The northern sea robin (Prionotus carolinus) is named for its expanded pectoral fins that resemble bird wings. The first three fin rays separate from these wings during early sea robin development and can be used as “legs” to walk along the ocean floor. These “legs” have sensory capabilities that allow the fish to find food.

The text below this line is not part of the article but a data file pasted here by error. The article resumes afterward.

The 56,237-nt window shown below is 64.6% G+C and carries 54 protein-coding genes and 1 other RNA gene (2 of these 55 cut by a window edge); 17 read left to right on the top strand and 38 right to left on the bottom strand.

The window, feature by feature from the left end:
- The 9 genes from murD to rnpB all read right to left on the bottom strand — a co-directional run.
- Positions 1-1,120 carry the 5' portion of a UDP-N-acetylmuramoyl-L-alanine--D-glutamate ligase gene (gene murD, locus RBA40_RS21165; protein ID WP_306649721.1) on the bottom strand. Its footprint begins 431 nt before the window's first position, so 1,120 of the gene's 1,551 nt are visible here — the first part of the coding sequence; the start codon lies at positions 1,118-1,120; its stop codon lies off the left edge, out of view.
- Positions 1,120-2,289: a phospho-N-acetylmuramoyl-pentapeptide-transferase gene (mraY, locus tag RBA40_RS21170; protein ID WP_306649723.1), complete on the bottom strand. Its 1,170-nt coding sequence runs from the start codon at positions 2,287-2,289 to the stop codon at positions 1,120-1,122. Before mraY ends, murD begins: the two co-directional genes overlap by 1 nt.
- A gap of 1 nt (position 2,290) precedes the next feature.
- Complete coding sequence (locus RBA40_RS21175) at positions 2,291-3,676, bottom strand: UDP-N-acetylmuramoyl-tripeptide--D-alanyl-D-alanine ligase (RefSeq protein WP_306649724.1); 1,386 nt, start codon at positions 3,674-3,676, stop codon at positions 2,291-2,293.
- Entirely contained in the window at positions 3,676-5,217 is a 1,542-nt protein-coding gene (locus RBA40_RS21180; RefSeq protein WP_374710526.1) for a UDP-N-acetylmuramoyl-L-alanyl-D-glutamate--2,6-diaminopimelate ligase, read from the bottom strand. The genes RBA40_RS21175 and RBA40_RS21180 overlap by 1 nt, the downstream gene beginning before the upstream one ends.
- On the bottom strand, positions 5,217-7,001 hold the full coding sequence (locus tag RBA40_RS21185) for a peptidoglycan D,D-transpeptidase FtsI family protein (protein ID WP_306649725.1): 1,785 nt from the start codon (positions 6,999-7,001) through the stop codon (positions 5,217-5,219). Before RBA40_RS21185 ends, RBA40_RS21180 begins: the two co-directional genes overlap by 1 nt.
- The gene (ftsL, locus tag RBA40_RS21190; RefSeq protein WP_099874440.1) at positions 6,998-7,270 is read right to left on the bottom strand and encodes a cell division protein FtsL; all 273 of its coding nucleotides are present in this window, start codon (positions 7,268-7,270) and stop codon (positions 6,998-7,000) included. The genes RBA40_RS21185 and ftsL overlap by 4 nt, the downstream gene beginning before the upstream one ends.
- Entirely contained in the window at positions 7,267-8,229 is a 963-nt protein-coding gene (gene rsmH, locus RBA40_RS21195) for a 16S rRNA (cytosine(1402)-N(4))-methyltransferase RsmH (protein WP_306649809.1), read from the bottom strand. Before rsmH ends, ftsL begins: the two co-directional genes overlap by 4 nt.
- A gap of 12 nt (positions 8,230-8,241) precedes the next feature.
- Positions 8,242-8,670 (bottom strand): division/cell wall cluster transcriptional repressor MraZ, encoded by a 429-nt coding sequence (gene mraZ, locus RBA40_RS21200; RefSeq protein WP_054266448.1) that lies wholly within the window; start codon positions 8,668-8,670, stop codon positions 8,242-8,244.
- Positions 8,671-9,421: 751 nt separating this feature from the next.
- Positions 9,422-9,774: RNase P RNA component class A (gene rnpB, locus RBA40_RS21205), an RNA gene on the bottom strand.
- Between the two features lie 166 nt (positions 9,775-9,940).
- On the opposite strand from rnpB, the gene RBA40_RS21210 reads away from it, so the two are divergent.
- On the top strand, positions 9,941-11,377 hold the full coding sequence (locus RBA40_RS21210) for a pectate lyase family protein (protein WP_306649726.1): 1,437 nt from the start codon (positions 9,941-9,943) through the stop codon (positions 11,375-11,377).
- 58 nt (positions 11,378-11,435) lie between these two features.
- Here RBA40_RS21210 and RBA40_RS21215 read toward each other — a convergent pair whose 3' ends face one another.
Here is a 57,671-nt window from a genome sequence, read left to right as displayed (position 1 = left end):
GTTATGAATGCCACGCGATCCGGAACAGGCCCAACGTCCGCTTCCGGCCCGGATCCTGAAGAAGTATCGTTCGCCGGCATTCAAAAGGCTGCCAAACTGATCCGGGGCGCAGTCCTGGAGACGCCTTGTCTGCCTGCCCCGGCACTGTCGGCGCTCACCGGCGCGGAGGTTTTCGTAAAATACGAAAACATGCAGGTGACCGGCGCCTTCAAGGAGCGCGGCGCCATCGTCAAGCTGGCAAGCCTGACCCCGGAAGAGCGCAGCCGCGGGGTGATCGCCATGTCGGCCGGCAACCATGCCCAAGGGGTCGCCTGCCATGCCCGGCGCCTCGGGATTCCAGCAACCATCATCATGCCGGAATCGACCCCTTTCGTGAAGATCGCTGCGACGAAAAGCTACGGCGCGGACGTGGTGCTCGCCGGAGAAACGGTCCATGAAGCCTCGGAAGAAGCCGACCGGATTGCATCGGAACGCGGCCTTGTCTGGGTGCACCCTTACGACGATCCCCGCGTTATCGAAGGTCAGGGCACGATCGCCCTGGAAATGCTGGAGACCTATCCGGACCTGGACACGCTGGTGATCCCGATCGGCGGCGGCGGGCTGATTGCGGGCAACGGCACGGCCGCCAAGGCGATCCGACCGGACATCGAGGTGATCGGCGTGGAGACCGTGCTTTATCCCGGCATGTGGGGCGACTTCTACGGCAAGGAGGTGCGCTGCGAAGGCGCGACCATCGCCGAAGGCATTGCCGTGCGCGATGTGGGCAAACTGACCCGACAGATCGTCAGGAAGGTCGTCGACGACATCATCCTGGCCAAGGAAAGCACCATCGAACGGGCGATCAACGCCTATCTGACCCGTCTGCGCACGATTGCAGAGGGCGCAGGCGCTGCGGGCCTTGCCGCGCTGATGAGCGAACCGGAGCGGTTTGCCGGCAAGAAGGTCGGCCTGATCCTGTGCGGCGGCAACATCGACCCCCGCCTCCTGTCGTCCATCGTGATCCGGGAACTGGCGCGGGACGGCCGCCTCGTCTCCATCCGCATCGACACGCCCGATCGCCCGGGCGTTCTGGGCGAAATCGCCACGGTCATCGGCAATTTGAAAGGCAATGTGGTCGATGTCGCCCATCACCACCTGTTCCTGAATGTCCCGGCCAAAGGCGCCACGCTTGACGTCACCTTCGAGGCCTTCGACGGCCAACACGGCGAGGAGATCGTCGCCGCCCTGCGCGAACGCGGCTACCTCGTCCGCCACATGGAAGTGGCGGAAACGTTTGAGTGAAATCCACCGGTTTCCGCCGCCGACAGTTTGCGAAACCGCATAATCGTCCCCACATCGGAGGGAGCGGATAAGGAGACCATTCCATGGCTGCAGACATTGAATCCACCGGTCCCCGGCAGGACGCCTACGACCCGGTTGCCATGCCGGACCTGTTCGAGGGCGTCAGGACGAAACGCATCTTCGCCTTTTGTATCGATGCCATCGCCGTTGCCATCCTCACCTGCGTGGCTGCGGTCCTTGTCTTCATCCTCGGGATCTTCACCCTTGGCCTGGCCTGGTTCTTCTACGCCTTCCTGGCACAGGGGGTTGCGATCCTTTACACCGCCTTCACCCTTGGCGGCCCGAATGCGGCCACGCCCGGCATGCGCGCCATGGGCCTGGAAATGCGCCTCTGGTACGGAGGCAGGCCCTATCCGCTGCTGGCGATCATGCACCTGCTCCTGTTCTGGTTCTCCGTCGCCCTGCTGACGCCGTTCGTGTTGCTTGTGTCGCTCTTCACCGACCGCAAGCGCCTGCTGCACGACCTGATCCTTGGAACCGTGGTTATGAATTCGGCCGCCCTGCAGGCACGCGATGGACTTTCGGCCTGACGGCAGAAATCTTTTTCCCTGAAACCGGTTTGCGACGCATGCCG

Sea robins have a distinctive “drumming muscle” that makes sounds by beating against its swim bladder. They often produce an audible croak like a frog when held out of water—this is where their other common name (the gurnard) comes from.
Resident and visiting researchers at the MBL study sea robin “legs” to better understand how new limbs form during development and how novel forms of locomotion evolve in vertebrates.